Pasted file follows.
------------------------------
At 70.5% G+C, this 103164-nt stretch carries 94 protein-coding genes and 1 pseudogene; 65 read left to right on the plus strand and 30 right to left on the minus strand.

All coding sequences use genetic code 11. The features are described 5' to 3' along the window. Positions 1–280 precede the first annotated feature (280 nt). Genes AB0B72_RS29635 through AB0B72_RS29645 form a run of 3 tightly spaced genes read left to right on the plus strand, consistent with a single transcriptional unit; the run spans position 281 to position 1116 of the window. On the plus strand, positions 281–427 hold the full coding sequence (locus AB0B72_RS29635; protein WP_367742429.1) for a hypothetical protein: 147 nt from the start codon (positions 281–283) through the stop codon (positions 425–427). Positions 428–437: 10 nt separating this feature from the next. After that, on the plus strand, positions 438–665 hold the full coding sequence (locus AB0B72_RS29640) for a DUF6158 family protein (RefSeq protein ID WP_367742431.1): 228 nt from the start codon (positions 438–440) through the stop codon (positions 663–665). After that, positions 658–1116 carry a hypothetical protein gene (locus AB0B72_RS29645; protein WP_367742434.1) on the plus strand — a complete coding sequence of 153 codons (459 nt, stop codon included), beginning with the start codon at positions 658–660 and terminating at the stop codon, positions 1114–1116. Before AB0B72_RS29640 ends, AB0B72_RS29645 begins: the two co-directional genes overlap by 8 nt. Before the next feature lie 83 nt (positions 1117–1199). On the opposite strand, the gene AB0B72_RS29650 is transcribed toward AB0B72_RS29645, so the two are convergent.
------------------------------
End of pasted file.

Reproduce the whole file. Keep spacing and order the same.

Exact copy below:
At 70.5% G+C, this 103164-nt stretch carries 94 protein-coding genes and 1 pseudogene; 65 read left to right on the plus strand and 30 right to left on the minus strand.

All coding sequences use genetic code 11. The features are described 5' to 3' along the window. Positions 1–280 precede the first annotated feature (280 nt). Genes AB0B72_RS29635 through AB0B72_RS29645 form a run of 3 tightly spaced genes read left to right on the plus strand, consistent with a single transcriptional unit; the run spans position 281 to position 1116 of the window. On the plus strand, positions 281–427 hold the full coding sequence (locus AB0B72_RS29635; protein WP_367742429.1) for a hypothetical protein: 147 nt from the start codon (positions 281–283) through the stop codon (positions 425–427). Positions 428–437: 10 nt separating this feature from the next. After that, on the plus strand, positions 438–665 hold the full coding sequence (locus AB0B72_RS29640) for a DUF6158 family protein (RefSeq protein ID WP_367742431.1): 228 nt from the start codon (positions 438–440) through the stop codon (positions 663–665). After that, positions 658–1116 carry a hypothetical protein gene (locus AB0B72_RS29645; protein WP_367742434.1) on the plus strand — a complete coding sequence of 153 codons (459 nt, stop codon included), beginning with the start codon at positions 658–660 and terminating at the stop codon, positions 1114–1116. Before AB0B72_RS29640 ends, AB0B72_RS29645 begins: the two co-directional genes overlap by 8 nt. Before the next feature lie 83 nt (positions 1117–1199). On the opposite strand, the gene AB0B72_RS29650 is transcribed toward AB0B72_RS29645, so the two are convergent.